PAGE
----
In 2013, Mountain Crest High School honored 36 valedictorians, 7 percent of the class. Schools all over are experiencing high rates of 4.0 students. Too many are receiving grades they didn't earn.

Students have not grown smart enough to match the increase in GPAs. The reasoning behind the good grades is pressure on teachers. Students are convinced that they have a right to an A. Parents believe their child must be an A student. This results in classes requiring minimum effort to achieve an A.

Our children suffer. When everyone receives an A, there is no reward. A student who easily maintains a 4.0 in high school enters college assuming they can retake tests, earn extra credit and turn in assignments late. They haven’t learned to read textbooks, take notes or study, yet they graduate a “perfect” student.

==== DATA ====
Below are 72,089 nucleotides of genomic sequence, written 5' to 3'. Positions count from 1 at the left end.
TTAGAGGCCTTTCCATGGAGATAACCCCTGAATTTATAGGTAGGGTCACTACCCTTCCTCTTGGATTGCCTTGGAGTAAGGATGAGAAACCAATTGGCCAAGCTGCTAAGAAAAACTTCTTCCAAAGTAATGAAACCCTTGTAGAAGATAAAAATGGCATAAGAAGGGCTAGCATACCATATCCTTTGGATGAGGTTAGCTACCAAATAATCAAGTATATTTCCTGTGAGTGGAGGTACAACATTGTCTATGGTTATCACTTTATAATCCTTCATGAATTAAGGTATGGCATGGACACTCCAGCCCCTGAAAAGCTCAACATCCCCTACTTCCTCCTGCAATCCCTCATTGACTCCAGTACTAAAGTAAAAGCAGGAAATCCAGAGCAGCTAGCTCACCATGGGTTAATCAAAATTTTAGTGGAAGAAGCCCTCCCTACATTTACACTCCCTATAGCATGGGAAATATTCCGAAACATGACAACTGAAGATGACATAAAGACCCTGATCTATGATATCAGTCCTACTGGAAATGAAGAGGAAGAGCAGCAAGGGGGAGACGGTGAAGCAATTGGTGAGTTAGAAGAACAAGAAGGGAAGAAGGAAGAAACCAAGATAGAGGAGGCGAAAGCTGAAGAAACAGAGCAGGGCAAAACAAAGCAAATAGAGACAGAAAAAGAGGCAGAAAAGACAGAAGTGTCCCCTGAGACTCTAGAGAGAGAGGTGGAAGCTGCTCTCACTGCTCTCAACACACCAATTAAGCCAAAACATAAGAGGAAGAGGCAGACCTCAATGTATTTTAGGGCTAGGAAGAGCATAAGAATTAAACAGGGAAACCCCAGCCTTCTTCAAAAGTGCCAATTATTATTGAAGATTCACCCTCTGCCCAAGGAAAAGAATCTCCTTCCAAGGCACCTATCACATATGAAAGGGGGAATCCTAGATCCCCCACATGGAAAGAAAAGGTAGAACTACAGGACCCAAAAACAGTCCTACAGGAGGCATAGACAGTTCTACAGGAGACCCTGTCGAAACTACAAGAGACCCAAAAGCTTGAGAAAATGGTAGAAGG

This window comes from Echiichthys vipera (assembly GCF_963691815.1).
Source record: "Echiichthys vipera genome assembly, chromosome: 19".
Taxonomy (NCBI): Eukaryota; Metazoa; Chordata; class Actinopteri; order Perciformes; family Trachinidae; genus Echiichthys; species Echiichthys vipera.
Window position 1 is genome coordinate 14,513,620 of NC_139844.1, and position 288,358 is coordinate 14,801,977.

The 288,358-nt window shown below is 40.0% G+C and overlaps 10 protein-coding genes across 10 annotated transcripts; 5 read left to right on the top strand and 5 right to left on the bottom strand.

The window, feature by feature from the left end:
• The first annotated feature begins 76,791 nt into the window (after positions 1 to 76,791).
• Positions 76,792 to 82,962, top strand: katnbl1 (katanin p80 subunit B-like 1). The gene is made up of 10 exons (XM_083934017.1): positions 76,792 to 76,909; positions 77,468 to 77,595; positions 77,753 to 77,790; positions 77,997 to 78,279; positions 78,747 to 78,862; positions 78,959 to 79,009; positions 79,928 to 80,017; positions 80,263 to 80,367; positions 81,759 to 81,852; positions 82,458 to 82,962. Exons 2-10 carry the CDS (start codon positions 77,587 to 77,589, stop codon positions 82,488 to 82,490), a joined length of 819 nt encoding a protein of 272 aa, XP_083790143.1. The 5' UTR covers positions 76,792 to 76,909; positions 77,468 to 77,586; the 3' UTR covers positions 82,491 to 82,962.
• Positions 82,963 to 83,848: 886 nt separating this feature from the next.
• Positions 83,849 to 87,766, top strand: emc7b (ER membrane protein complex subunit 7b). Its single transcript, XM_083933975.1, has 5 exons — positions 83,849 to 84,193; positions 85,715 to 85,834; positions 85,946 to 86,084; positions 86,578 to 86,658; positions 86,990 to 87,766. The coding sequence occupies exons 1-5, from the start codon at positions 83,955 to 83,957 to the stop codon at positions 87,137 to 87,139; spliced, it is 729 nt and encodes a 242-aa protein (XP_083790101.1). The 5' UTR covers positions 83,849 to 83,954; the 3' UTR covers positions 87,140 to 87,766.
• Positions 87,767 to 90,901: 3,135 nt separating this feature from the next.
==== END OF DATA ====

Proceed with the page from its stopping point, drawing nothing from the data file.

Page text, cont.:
Another issue is deciphering who is on top. Not only do the top students receive little recognition in high school; their college opportunities are diminished. USU requires 4.0 students to have a 31 on the ACT to receive a presidential scholarship, a score that was once several points lower. This is a reflection of higher grades, not ACT scores, putting thousands of dollars in scholarships on the line when taking a test.

Schools should weigh classes. A student can take P.E. classes and have their 4.0, while those who dedicate themselves will receive an even higher GPA. It would be a start to making a C average and an A actually worth something.

Natalie Larkin